Please use this identifier to cite or link to this item:
Title: Steel construction in Hong Kong : supply chain and cost issues
Authors: Yang, YJ 
Chan, A 
Keywords: Structural steelwork
Cost comparison
Case study
Construction cost
Issue Date: 2018
Source: 13th International Conference on Steel, Space and Composite Structures (SS18), 31 January - 2 February 2018, University of Western Australia, Perth, Australia, p. 1-9 How to cite?
Abstract: The application of steel structures for building works grows worldwide, but not in Hong Kong. The number of steel framed buildings so far is less than 2% of all the buildings. For many years the local industry has evolved to the use of reinforced concrete as the main building structure material with proven efficiency and competitiveness. Cost issue has long been a primary hurdle to the adoption of steel structures in the local construction industry. The current study aims to address relevant costs issues concerning structural steelworks in Hong Kong. First, structural steel supply chain issues were identified based on data information obtained from desktop search and relevant stakeholders. Then a case study on a hotel building project was analysed to explore the reasons why the owner finally withdrew the steel composite structure. The findings indicate that the construction cost of structural steelwork is inevitably high, and the construction of steel-framed structure does not have a significant benefit for improving construction program. These issues make steel construction unfavourable in Hong Kong. Towards a wider use of structural steel in construction, efforts should be made to improve construction program thereby bringing early completion of the project and early return on investment.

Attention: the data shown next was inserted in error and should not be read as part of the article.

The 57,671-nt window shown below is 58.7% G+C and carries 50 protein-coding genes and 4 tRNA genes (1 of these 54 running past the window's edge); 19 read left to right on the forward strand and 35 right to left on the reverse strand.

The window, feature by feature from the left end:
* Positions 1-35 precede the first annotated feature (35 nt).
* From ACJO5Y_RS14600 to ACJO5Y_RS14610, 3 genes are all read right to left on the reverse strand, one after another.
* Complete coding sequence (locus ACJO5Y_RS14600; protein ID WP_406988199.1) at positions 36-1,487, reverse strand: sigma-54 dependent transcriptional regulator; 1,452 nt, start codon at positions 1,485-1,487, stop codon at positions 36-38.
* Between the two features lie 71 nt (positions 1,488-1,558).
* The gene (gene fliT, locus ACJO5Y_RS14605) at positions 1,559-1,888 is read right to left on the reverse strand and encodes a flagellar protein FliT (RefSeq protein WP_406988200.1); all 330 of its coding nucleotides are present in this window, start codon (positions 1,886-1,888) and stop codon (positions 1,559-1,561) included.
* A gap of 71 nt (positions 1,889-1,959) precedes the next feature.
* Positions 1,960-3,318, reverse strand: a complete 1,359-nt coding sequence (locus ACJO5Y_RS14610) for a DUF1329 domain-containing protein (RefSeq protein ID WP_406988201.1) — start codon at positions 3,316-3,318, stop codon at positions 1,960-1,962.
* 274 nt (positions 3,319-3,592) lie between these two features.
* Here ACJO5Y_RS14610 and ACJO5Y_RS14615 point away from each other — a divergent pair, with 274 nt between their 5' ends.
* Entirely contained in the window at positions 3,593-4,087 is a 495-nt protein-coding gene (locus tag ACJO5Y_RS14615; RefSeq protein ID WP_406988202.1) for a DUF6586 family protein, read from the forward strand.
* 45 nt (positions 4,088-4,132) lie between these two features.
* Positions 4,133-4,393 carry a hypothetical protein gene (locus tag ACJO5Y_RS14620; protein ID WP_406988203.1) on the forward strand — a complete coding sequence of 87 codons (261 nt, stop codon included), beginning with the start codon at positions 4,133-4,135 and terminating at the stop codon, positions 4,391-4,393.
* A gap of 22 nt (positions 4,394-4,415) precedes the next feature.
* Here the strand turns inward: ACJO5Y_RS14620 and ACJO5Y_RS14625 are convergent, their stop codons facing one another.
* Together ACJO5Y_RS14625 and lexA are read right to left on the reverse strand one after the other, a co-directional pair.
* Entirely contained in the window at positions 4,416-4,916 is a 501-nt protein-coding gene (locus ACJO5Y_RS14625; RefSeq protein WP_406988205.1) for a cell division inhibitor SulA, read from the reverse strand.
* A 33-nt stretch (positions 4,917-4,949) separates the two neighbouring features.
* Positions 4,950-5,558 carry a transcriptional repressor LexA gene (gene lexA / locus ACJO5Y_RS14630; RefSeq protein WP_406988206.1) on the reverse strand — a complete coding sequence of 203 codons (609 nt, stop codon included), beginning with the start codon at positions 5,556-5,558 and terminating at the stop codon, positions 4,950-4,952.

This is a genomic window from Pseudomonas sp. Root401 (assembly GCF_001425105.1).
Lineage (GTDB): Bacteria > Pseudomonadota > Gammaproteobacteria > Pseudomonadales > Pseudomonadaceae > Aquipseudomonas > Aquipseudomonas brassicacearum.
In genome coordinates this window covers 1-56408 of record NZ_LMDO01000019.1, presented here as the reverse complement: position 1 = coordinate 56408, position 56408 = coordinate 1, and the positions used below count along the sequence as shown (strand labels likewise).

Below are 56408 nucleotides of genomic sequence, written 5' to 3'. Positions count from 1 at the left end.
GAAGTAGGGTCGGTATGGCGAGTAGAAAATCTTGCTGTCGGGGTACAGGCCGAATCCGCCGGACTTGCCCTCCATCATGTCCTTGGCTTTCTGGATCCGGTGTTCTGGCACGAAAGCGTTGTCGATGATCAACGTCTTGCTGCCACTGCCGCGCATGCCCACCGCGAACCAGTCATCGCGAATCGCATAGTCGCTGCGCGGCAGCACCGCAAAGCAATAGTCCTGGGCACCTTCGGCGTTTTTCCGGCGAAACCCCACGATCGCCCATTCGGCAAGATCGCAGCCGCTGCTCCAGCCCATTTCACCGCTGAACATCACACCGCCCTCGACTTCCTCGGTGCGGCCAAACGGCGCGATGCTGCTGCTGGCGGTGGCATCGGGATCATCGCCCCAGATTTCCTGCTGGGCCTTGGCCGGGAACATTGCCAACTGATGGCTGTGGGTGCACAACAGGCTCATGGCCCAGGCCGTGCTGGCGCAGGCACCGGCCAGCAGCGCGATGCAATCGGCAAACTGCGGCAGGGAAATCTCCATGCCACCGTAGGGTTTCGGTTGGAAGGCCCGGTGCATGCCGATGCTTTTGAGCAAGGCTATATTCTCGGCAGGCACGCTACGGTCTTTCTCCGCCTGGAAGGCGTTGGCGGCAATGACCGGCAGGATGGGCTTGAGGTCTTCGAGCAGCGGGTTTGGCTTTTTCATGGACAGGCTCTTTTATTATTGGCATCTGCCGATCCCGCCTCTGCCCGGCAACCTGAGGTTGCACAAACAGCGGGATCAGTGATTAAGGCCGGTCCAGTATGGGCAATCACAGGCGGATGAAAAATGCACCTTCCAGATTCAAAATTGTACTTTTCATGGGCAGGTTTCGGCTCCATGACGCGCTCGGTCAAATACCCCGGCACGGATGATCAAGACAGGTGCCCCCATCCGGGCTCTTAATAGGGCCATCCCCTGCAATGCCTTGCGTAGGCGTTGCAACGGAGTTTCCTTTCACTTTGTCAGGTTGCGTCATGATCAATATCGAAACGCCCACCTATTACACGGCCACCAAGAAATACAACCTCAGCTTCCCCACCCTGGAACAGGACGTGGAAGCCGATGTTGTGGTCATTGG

Rights: Posted with permission
Appears in Collections:Conference Paper

Files in This Item:
File Description SizeFormat 
1084-full_paper.pdf597.23 kBAdobe PDFView/Open
Show full item record
PIRA download icon_1.1View/Download Contents

Page view(s)

Last Week
Last month
Citations as of Feb 11, 2019


Citations as of Feb 11, 2019

Google ScholarTM


Items in DSpace are protected by copyright, with all rights reserved, unless otherwise indicated.